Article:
Imran has also been trying hard to pit the judiciary and the Army against the government by repeatedly claiming that the government, while claiming conspiracy, was trying to target both these institutions. However, in the aftermath of the JIT report, the government and the ministers have now clearly said that the main conspirator was Imran Khan who had orchestrated this campaign against the government with the help of his foreign puppet masters. That at least clarifies what the government actually meant by conspiracy and whom it considered the conspirators. It clears the judiciary as well as the Army which is a matter of great satisfaction because if none of them is involved, then there can be no regime change through undemocratic means as pointed out by General Aslam Baig.

Now coming to the Panama case, my view right from the beginning has been that the judiciary actually made a mistake by entertaining the petitions by political parties in the first place because of the fact that it had become a highly politicised case. And if at all it thought it necessary to have the haze cleared about the Panama leaks, it should have opted for the formation of a judicial commission to probe the cases of all those who were named in it, to avoid the impression of a witch-hunt and the controversy that it has generated. The JIT report itself has become controversial after its outright rejection by the government which is likely to challenge it in the apex court.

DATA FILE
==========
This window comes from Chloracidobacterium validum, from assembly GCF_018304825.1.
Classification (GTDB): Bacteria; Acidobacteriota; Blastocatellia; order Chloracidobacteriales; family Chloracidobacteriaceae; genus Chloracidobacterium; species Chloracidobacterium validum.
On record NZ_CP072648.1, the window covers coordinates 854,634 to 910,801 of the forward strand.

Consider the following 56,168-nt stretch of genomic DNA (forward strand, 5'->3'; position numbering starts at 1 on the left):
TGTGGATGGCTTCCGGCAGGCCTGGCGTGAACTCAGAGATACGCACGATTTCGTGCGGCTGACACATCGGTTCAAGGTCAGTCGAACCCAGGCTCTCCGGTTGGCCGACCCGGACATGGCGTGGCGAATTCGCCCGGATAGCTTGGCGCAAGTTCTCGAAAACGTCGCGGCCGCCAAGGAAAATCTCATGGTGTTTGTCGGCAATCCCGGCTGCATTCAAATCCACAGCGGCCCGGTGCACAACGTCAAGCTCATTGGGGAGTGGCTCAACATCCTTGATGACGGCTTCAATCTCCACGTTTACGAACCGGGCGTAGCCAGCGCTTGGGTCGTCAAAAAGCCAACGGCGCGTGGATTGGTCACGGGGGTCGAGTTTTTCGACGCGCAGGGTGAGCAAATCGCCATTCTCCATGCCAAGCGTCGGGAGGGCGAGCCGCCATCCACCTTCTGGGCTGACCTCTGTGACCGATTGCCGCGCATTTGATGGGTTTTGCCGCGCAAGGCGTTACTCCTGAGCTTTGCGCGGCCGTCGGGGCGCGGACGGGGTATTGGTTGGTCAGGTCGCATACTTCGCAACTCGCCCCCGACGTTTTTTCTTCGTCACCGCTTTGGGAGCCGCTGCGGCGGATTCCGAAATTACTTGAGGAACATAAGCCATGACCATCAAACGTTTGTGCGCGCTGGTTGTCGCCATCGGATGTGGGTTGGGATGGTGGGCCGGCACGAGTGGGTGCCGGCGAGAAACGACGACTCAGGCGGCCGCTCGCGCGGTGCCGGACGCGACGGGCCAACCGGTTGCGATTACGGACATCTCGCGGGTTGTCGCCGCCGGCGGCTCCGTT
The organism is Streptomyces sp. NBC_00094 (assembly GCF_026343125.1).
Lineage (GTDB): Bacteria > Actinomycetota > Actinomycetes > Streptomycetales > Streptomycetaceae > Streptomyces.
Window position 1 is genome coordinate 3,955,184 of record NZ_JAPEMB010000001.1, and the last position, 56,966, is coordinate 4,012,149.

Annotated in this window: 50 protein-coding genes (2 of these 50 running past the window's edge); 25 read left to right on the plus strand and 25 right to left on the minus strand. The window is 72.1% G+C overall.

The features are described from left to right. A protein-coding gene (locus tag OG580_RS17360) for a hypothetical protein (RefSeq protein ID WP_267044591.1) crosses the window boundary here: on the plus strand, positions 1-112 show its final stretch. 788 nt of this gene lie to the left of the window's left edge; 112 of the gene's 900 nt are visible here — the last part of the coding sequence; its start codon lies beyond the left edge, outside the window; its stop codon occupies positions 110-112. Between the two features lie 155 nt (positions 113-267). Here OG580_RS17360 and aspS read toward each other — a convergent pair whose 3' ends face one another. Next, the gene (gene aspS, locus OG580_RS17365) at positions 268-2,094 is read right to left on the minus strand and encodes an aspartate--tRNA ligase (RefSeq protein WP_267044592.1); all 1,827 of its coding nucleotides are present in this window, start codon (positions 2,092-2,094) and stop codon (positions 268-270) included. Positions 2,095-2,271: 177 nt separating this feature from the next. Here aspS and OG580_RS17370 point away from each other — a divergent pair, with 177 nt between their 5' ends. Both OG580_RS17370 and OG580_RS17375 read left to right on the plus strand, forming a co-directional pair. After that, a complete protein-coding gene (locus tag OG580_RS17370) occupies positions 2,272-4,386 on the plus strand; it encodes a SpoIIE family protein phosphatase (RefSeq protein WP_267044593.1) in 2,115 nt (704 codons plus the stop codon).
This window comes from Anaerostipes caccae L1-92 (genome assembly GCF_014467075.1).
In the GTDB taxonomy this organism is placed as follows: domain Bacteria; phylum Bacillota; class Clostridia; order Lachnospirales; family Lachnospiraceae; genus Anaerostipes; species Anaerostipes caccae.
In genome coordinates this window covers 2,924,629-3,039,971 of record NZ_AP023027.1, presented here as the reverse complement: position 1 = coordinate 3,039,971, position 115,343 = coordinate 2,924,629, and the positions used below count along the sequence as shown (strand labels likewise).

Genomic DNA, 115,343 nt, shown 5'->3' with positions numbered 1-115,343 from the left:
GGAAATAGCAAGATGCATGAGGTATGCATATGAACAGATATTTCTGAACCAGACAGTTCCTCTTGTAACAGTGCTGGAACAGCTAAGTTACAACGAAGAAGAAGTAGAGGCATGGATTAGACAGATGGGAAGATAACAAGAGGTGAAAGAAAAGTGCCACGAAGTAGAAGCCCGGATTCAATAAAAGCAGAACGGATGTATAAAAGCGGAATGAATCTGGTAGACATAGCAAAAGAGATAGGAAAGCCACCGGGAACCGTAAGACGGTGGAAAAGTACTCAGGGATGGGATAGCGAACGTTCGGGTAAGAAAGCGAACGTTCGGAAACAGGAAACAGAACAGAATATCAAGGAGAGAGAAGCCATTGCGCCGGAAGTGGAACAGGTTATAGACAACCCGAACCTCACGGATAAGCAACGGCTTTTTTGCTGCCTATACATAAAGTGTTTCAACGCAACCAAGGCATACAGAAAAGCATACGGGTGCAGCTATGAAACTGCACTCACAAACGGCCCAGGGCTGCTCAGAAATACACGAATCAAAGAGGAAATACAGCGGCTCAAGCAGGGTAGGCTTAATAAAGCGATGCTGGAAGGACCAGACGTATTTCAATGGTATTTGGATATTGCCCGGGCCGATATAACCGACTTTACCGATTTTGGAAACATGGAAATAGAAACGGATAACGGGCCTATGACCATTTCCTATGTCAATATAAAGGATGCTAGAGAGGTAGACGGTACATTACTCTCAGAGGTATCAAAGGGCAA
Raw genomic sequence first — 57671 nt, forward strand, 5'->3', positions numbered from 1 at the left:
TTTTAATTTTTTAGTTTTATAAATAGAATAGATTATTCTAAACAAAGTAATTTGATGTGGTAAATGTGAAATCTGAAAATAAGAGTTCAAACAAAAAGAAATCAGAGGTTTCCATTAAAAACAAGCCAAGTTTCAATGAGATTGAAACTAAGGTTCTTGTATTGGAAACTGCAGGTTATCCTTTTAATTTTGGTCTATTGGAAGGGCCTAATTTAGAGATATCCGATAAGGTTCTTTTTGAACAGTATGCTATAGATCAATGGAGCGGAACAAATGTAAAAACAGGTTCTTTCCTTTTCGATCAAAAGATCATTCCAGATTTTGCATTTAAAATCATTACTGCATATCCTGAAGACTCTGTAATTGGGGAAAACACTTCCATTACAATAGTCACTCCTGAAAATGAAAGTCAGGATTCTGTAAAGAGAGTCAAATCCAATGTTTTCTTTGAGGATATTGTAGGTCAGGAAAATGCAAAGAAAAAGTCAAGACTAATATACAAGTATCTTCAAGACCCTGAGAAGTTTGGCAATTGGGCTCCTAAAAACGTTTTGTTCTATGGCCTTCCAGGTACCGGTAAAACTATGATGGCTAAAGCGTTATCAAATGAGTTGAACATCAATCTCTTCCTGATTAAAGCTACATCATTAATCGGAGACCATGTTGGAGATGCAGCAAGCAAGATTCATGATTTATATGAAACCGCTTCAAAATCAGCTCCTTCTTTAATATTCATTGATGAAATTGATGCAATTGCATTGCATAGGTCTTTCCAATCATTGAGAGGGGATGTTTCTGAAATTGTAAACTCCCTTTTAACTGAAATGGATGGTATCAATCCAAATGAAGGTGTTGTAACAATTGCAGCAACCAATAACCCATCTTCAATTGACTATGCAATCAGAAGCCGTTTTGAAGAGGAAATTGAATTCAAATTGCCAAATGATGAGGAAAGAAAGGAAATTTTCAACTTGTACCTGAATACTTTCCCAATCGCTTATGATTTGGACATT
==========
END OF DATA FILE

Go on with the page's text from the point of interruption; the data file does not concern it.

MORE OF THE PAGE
Nobody in their right mind can grudge the prerogative of the Supreme Court to accept or reject the findings and recommendations of the JIT. However, media and political circles are already feverishly engaged in dissecting and interpreting it through the prism of their own prejudices, biases and interests. One thing that is clear from this debate is that perhaps the JIT has gone beyond its mandate and in certain respects has also not fulfilled its obligations as per the orders of the court, such as verification of the contents of the Qatari letters. Its recommendations in regards to reopening over a dozen cases against the Prime Minister which have been decided by the High Court and closed, are untenable and tantamount to ‘double jeopardy’. According to the principles of international jurisprudence nobody can be tried twice for the same offence. Further, all those cases have become time-barred. There are also many other lose ends in the report which is not conclusive as also pointed out by the JIT.

The Panama case is also a test case for the judges of the Supreme Court as they will also be judged by the history in the light of the implications of their decision. My personal view is that it should even now, go for the formation of a judicial commission to probe the cases of all those who have been named in it, so that nobody can take an undue political advantage from this case, as the opponents of the government are already doing.